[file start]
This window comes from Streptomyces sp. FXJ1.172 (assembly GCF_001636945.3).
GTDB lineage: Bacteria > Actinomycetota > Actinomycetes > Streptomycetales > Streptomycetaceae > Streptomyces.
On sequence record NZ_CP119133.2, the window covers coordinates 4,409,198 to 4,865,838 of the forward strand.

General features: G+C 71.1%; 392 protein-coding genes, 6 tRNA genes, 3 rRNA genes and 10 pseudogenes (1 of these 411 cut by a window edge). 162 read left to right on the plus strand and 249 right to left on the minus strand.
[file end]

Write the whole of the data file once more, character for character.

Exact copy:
This window comes from Streptomyces sp. FXJ1.172 (assembly GCF_001636945.3).
GTDB lineage: Bacteria > Actinomycetota > Actinomycetes > Streptomycetales > Streptomycetaceae > Streptomyces.
On sequence record NZ_CP119133.2, the window covers coordinates 4,409,198 to 4,865,838 of the forward strand.

General features: G+C 71.1%; 392 protein-coding genes, 6 tRNA genes, 3 rRNA genes and 10 pseudogenes (1 of these 411 cut by a window edge). 162 read left to right on the plus strand and 249 right to left on the minus strand.